While that meant dealing with Microsoft, it was as Garrett had written earlier, “Easy enough for us [Red Hat] to do, but not necessarily practical for smaller distributions.” It’s also, as The Linux Foundation has found, in its so-far failed attempts to obtain a universal Secure Boot key for Linux distributions, really not that easy at all.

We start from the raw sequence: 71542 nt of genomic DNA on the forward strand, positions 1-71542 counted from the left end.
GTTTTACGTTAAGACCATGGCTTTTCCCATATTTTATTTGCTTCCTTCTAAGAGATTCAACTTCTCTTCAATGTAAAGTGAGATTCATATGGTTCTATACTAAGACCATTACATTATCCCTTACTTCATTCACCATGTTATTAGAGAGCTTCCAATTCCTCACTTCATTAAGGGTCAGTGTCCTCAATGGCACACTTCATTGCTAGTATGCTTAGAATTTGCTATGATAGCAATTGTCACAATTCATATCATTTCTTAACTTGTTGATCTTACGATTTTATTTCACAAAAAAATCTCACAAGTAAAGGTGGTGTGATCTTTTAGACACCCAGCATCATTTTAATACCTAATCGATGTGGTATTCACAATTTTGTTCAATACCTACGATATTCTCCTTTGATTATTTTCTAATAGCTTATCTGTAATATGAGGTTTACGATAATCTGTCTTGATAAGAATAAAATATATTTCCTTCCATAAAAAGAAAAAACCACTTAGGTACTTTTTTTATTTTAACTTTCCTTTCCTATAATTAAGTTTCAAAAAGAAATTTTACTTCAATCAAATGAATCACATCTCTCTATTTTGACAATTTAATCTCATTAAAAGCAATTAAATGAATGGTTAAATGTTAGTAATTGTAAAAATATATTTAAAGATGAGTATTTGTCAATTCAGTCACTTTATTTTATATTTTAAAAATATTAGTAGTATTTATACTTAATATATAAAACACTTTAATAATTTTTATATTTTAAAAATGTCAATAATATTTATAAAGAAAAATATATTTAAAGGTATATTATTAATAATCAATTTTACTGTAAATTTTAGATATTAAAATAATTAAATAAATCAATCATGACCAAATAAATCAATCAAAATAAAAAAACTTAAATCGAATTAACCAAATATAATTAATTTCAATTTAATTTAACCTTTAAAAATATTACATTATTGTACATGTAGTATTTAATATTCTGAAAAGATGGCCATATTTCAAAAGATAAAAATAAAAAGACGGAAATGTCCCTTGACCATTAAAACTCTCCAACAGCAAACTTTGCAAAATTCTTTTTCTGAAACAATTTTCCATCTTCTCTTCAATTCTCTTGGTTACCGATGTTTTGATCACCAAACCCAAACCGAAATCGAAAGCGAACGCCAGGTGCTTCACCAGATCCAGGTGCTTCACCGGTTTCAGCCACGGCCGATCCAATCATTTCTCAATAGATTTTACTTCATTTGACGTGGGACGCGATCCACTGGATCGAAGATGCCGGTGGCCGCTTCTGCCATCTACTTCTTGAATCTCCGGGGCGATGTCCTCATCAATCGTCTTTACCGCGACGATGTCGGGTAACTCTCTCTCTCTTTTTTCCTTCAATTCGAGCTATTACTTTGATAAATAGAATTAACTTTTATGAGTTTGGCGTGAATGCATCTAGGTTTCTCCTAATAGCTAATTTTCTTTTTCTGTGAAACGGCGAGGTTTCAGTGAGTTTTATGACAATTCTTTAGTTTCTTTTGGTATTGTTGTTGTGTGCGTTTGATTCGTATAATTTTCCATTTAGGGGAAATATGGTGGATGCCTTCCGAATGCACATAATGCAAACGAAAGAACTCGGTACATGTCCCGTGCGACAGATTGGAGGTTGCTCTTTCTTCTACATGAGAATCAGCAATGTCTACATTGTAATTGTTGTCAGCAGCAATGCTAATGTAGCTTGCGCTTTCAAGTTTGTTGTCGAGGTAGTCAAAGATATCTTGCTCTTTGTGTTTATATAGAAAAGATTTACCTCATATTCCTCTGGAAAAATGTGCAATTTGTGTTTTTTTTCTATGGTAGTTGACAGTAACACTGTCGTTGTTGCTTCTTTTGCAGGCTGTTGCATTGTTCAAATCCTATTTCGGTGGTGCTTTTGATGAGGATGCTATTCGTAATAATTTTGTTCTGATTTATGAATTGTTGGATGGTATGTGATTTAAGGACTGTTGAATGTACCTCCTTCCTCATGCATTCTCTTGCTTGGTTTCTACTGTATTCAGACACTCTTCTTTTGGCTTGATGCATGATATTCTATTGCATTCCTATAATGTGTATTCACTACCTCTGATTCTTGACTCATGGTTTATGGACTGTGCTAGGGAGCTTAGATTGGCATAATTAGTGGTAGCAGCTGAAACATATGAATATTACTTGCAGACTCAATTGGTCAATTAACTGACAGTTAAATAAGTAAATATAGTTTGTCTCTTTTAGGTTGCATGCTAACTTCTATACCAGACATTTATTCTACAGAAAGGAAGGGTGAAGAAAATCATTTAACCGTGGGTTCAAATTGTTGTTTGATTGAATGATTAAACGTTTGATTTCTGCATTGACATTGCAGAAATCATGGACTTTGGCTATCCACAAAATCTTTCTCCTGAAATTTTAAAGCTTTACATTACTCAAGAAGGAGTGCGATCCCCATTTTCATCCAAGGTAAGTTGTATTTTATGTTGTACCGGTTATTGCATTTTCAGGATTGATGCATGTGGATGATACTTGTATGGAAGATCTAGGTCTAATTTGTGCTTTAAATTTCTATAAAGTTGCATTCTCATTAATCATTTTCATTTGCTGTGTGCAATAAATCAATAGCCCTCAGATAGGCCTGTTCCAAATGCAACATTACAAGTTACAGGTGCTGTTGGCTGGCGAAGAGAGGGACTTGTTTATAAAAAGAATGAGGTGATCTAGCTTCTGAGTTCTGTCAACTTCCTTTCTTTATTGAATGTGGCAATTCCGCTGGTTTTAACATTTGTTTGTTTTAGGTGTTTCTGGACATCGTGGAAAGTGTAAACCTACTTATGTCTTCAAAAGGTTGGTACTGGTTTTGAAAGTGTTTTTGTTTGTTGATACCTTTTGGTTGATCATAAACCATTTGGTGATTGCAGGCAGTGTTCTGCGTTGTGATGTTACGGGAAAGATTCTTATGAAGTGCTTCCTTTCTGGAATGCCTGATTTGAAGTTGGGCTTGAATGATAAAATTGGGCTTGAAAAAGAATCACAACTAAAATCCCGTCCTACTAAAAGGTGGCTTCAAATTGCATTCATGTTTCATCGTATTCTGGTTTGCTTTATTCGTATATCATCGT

What Garrett has done with his shim approach is to create a signed boot-loader that can add keys to its own database. This is built on SUSE’s bootloader design. In the SUSE design, the boot-loader has its own key database, besides the UEFI specification’s key database. The SUSE boot-loader then executes any second-stage boot-loaders signed with a key in that database. Since the boot-loader is in charge of its own key enrollment, the boot-loader is free to impose its own policy, including enrolling new keys off a Linux distribution’s installation file-system.